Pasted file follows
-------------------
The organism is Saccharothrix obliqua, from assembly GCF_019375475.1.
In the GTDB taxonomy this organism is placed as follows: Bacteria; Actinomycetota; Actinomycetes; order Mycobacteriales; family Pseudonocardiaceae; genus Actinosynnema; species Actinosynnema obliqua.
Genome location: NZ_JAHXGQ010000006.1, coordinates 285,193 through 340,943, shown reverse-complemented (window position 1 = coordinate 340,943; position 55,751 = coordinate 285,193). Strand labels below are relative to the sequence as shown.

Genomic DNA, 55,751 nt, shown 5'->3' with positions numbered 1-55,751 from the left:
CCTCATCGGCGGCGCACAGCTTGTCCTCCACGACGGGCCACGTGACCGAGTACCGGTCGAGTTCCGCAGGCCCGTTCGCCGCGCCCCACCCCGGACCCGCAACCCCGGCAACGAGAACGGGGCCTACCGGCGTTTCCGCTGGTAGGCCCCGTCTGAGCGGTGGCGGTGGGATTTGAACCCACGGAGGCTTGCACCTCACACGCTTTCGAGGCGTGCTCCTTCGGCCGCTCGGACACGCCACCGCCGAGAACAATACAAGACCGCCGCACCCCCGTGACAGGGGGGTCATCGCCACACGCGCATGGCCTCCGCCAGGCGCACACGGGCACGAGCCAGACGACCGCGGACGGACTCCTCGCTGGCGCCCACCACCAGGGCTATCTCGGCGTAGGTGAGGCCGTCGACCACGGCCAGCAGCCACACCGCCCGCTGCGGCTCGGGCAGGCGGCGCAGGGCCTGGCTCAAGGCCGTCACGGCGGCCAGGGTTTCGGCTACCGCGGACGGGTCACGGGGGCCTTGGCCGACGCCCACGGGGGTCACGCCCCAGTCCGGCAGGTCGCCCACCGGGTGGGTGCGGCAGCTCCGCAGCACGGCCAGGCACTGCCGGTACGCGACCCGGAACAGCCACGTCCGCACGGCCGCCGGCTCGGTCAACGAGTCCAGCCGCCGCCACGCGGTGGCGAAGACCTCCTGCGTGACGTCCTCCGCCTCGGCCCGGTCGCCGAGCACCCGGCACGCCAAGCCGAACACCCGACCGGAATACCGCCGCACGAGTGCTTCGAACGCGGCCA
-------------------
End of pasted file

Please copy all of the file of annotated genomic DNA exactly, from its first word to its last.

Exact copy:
The organism is Saccharothrix obliqua, from assembly GCF_019375475.1.
In the GTDB taxonomy this organism is placed as follows: Bacteria; Actinomycetota; Actinomycetes; order Mycobacteriales; family Pseudonocardiaceae; genus Actinosynnema; species Actinosynnema obliqua.
Genome location: NZ_JAHXGQ010000006.1, coordinates 285,193 through 340,943, shown reverse-complemented (window position 1 = coordinate 340,943; position 55,751 = coordinate 285,193). Strand labels below are relative to the sequence as shown.

Genomic DNA, 55,751 nt, shown 5'->3' with positions numbered 1-55,751 from the left:
CCTCATCGGCGGCGCACAGCTTGTCCTCCACGACGGGCCACGTGACCGAGTACCGGTCGAGTTCCGCAGGCCCGTTCGCCGCGCCCCACCCCGGACCCGCAACCCCGGCAACGAGAACGGGGCCTACCGGCGTTTCCGCTGGTAGGCCCCGTCTGAGCGGTGGCGGTGGGATTTGAACCCACGGAGGCTTGCACCTCACACGCTTTCGAGGCGTGCTCCTTCGGCCGCTCGGACACGCCACCGCCGAGAACAATACAAGACCGCCGCACCCCCGTGACAGGGGGGTCATCGCCACACGCGCATGGCCTCCGCCAGGCGCACACGGGCACGAGCCAGACGACCGCGGACGGACTCCTCGCTGGCGCCCACCACCAGGGCTATCTCGGCGTAGGTGAGGCCGTCGACCACGGCCAGCAGCCACACCGCCCGCTGCGGCTCGGGCAGGCGGCGCAGGGCCTGGCTCAAGGCCGTCACGGCGGCCAGGGTTTCGGCTACCGCGGACGGGTCACGGGGGCCTTGGCCGACGCCCACGGGGGTCACGCCCCAGTCCGGCAGGTCGCCCACCGGGTGGGTGCGGCAGCTCCGCAGCACGGCCAGGCACTGCCGGTACGCGACCCGGAACAGCCACGTCCGCACGGCCGCCGGCTCGGTCAACGAGTCCAGCCGCCGCCACGCGGTGGCGAAGACCTCCTGCGTGACGTCCTCCGCCTCGGCCCGGTCGCCGAGCACCCGGCACGCCAAGCCGAACACCCGACCGGAATACCGCCGCACGAGTGCTTCGAACGCGGCCA